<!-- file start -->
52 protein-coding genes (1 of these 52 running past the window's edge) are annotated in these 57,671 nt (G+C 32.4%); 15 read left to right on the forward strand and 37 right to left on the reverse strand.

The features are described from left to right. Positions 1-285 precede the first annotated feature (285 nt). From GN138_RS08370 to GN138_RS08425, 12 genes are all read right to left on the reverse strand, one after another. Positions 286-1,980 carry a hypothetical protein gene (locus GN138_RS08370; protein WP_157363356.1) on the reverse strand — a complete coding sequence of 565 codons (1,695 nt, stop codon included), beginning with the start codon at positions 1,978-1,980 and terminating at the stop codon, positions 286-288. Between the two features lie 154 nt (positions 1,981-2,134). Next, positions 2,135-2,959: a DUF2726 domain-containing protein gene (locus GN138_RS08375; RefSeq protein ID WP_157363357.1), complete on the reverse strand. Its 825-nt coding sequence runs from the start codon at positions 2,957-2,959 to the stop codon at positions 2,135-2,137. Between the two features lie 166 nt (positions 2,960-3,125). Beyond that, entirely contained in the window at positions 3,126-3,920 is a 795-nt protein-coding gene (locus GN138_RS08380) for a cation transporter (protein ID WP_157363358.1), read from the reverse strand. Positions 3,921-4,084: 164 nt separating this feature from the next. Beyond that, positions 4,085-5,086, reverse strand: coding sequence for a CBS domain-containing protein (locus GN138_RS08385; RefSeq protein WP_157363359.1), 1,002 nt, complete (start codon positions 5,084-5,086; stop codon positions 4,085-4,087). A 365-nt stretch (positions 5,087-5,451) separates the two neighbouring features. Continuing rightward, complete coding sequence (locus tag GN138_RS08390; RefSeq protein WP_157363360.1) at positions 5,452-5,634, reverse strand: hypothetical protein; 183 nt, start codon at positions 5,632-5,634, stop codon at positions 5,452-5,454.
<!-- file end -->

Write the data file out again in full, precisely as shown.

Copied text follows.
52 protein-coding genes (1 of these 52 running past the window's edge) are annotated in these 57,671 nt (G+C 32.4%); 15 read left to right on the forward strand and 37 right to left on the reverse strand.

The features are described from left to right. Positions 1-285 precede the first annotated feature (285 nt). From GN138_RS08370 to GN138_RS08425, 12 genes are all read right to left on the reverse strand, one after another. Positions 286-1,980 carry a hypothetical protein gene (locus GN138_RS08370; protein WP_157363356.1) on the reverse strand — a complete coding sequence of 565 codons (1,695 nt, stop codon included), beginning with the start codon at positions 1,978-1,980 and terminating at the stop codon, positions 286-288. Between the two features lie 154 nt (positions 1,981-2,134). Next, positions 2,135-2,959: a DUF2726 domain-containing protein gene (locus GN138_RS08375; RefSeq protein ID WP_157363357.1), complete on the reverse strand. Its 825-nt coding sequence runs from the start codon at positions 2,957-2,959 to the stop codon at positions 2,135-2,137. Between the two features lie 166 nt (positions 2,960-3,125). Beyond that, entirely contained in the window at positions 3,126-3,920 is a 795-nt protein-coding gene (locus GN138_RS08380) for a cation transporter (protein ID WP_157363358.1), read from the reverse strand. Positions 3,921-4,084: 164 nt separating this feature from the next. Beyond that, positions 4,085-5,086, reverse strand: coding sequence for a CBS domain-containing protein (locus GN138_RS08385; RefSeq protein WP_157363359.1), 1,002 nt, complete (start codon positions 5,084-5,086; stop codon positions 4,085-4,087). A 365-nt stretch (positions 5,087-5,451) separates the two neighbouring features. Continuing rightward, complete coding sequence (locus tag GN138_RS08390; RefSeq protein WP_157363360.1) at positions 5,452-5,634, reverse strand: hypothetical protein; 183 nt, start codon at positions 5,632-5,634, stop codon at positions 5,452-5,454.